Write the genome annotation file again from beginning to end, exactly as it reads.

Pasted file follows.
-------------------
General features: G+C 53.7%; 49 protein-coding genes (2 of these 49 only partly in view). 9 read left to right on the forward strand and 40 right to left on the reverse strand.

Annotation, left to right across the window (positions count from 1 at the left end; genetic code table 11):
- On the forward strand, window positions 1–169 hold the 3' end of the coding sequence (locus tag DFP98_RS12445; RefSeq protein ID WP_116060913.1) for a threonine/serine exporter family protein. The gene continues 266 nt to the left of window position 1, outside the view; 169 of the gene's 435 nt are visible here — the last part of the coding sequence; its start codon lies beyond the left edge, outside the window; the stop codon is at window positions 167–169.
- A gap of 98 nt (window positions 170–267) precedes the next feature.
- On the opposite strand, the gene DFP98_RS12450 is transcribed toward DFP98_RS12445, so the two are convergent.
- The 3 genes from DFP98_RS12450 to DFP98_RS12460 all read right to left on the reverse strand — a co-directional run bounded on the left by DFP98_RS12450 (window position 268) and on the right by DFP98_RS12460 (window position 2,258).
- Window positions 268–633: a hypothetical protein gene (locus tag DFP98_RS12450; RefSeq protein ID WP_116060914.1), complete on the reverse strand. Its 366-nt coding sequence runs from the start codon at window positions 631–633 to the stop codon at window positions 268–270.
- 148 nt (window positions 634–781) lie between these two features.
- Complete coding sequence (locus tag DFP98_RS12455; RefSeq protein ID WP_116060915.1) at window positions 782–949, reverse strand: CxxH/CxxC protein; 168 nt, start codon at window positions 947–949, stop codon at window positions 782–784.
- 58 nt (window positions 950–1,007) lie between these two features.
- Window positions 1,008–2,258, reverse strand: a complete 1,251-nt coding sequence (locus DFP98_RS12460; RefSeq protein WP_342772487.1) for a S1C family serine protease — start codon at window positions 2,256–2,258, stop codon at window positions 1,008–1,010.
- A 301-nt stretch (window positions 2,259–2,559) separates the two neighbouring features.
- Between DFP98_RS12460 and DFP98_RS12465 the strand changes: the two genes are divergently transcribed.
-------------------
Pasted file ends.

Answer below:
General features: G+C 53.7%; 49 protein-coding genes (2 of these 49 only partly in view). 9 read left to right on the forward strand and 40 right to left on the reverse strand.

Annotation, left to right across the window (positions count from 1 at the left end; genetic code table 11):
- On the forward strand, window positions 1–169 hold the 3' end of the coding sequence (locus tag DFP98_RS12445; RefSeq protein ID WP_116060913.1) for a threonine/serine exporter family protein. The gene continues 266 nt to the left of window position 1, outside the view; 169 of the gene's 435 nt are visible here — the last part of the coding sequence; its start codon lies beyond the left edge, outside the window; the stop codon is at window positions 167–169.
- A gap of 98 nt (window positions 170–267) precedes the next feature.
- On the opposite strand, the gene DFP98_RS12450 is transcribed toward DFP98_RS12445, so the two are convergent.
- The 3 genes from DFP98_RS12450 to DFP98_RS12460 all read right to left on the reverse strand — a co-directional run bounded on the left by DFP98_RS12450 (window position 268) and on the right by DFP98_RS12460 (window position 2,258).
- Window positions 268–633: a hypothetical protein gene (locus tag DFP98_RS12450; RefSeq protein ID WP_116060914.1), complete on the reverse strand. Its 366-nt coding sequence runs from the start codon at window positions 631–633 to the stop codon at window positions 268–270.
- 148 nt (window positions 634–781) lie between these two features.
- Complete coding sequence (locus tag DFP98_RS12455; RefSeq protein ID WP_116060915.1) at window positions 782–949, reverse strand: CxxH/CxxC protein; 168 nt, start codon at window positions 947–949, stop codon at window positions 782–784.
- 58 nt (window positions 950–1,007) lie between these two features.
- Window positions 1,008–2,258, reverse strand: a complete 1,251-nt coding sequence (locus DFP98_RS12460; RefSeq protein WP_342772487.1) for a S1C family serine protease — start codon at window positions 2,256–2,258, stop codon at window positions 1,008–1,010.
- A 301-nt stretch (window positions 2,259–2,559) separates the two neighbouring features.
- Between DFP98_RS12460 and DFP98_RS12465 the strand changes: the two genes are divergently transcribed.